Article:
November is Lung Cancer Awareness Month
Everyone knows that October is Breast Cancer Awareness Month, but we keep the fact that November is Lung Cancer Awareness Month a better secret. Unfortunately, the flood of pink will not be replaced by a flood of white (the color assigned to lung cancer) on November 1.
But, we can all do our small part in helping raise awareness about and funding for lung cancer during November (and throughout the year). It is important that we get the word out about this deadly disease. Lives are depending on it!
I'm going to kick it off by giving you a few facts and myths that you can share with your family, friends, and colleagues.
Lung cancer facts
- In the U.S., lung cancer kills more people than the next three deadliest cancers combined (colorectal, pancreatic, and breast). It accounts for 25% of all cancer deaths.1
- Lung cancer kills more women than breast cancer every year. In fact, it kills nearly twice as many women as breast cancer.1 So why isn't there the same outrage; the same amount of fundraising for this deadly disease as there is for breast cancer?
- Every single day, 641 Americans will find out they have lung cancer.1
- In 2015, there were an estimated 541,035 men and women living with lung and bronchus cancer in the United States.2 Contrast that with the fact that there were an estimated 3,418,124 women living with breast cancer in the United States in 2015.3 This helps explain why the breast cancer voice is so much louder than the voice of lung cancer. The number of those of us who are lung cancer survivors is dwarfed by those surviving with breast cancer.
Myths and misconceptions
- Smoking is not the single cause of lung cancer. It is still "credited" with being responsible for 80% of lung cancer cases among women, but the reality is that all it takes to get lung cancer is a set of lungs.4 No one is immune to lung cancer.
- A lung cancer diagnosis is not an automatic death sentence. Over 18% of those diagnosed with lung cancer live at least five years after diagnosis.1 The number of people who are living with lung cancer as a chronic disease is increasing with the advent of targeted therapy and immunotherapy treatments.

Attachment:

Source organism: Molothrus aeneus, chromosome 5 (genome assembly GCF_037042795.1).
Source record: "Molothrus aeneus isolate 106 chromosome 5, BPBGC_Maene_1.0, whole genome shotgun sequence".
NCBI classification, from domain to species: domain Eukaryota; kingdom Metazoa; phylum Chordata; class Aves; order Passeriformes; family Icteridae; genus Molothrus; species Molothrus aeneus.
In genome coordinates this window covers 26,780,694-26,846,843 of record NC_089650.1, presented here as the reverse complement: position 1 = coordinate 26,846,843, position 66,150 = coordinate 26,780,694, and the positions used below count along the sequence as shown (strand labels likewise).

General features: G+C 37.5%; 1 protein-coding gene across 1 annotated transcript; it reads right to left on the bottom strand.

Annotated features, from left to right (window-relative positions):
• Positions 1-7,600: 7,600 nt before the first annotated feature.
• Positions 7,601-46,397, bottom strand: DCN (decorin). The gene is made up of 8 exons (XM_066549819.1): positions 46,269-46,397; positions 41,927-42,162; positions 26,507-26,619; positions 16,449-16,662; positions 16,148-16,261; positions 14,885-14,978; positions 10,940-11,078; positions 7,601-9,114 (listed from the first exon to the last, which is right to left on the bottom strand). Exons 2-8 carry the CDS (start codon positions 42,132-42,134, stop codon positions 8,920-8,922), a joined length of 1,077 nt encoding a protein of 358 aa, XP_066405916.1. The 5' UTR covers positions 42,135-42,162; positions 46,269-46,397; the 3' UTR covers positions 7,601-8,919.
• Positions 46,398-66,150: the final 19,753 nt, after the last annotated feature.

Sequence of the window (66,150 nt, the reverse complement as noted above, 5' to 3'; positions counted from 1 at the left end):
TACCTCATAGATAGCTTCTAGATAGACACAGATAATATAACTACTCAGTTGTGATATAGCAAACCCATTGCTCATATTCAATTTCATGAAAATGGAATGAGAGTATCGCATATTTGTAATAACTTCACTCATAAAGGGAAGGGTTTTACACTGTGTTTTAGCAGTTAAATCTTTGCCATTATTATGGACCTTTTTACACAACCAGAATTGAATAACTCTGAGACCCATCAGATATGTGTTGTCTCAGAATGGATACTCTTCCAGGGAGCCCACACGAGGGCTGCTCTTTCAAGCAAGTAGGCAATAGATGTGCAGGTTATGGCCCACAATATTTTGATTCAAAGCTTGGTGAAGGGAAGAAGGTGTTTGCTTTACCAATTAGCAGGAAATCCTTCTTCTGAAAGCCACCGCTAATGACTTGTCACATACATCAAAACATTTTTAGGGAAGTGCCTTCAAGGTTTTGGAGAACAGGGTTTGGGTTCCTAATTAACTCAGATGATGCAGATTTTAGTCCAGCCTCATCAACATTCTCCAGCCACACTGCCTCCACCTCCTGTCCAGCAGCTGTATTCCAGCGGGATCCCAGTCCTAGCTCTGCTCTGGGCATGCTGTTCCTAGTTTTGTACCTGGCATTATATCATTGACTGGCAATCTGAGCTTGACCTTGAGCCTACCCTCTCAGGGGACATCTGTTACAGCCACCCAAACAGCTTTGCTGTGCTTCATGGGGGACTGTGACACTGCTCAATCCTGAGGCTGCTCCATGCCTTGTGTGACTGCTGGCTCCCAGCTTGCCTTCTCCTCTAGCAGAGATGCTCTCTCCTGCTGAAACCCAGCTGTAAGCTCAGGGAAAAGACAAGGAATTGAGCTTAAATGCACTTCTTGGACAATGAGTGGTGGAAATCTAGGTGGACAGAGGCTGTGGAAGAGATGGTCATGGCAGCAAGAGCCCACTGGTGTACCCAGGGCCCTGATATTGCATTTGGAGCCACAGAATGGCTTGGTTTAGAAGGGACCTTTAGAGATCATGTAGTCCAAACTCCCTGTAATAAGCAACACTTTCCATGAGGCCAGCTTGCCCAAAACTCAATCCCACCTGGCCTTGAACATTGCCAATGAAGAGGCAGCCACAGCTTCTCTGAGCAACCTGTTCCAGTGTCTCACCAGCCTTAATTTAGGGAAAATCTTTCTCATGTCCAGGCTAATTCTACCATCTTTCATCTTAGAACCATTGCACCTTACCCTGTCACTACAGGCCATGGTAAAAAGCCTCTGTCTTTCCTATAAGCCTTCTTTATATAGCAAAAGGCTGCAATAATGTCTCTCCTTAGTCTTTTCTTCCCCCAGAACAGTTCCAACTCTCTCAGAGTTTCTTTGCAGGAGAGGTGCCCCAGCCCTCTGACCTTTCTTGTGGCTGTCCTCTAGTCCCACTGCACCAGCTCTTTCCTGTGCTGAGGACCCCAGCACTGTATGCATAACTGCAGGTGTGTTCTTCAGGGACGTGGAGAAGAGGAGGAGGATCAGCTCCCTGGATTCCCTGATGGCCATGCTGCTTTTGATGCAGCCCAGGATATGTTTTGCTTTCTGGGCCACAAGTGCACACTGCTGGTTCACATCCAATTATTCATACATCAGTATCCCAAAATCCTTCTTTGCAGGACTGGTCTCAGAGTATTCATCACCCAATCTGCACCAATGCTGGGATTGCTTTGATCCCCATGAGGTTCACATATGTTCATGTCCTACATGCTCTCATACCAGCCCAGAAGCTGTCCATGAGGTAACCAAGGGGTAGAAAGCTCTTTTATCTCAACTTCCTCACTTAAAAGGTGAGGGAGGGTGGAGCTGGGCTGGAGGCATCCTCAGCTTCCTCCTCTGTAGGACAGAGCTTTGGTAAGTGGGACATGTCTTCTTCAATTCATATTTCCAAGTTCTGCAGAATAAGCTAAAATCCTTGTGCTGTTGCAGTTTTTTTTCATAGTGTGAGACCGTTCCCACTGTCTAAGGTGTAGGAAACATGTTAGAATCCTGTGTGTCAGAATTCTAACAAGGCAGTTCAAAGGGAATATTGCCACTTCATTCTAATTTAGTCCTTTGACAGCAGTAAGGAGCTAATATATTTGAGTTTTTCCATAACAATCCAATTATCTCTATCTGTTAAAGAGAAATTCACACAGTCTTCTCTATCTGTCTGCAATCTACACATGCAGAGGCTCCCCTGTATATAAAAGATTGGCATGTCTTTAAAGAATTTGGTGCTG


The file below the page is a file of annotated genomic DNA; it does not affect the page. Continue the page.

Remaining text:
- While lung cancer still strikes more people age 65 or older, over 30% of those diagnosed are younger.1
Get involved by...
During November (and throughout the year), any number of fundraising events can be found all over the United States. Take a look at Bonnie J. Addario Lung Cancer Foundation, LUNGevity, Free to Breathe, and Lung Cancer Alliance to see what events they're holding. The American Lung Association also holds events, but be aware that their fundraising benefits all lung-related issues, not just lung cancer.
Sharing on soical media
During awareness month, post facts about lung cancer on your social media pages. I try to post a fact every day on Facebook. I want all of my friends and their friends to be aware that lung cancer strikes young and old, men and women, smokers and non-smokers. Throughout the year, I post articles and memes and anything else I come across to keep the fact that lung cancer is non-discriminatory in the forefront of everyone's minds. (I believe that too many younger nonsmokers have a false sense of security.)
Writing to your legislators
Write to your legislators and let them know how important it is to fund lung cancer research. For some reason, they seem to ignore the fact that this disease kills more Americans than any other cancer. Perhaps if we tell them that lung cancer deaths cost $39 billion in lost productivity, 27% of the total cost of lost productivity for all cancers, they'll start to listen.5
Do you find that staying zen through your lung cancer diagnosis has helped you in your journey?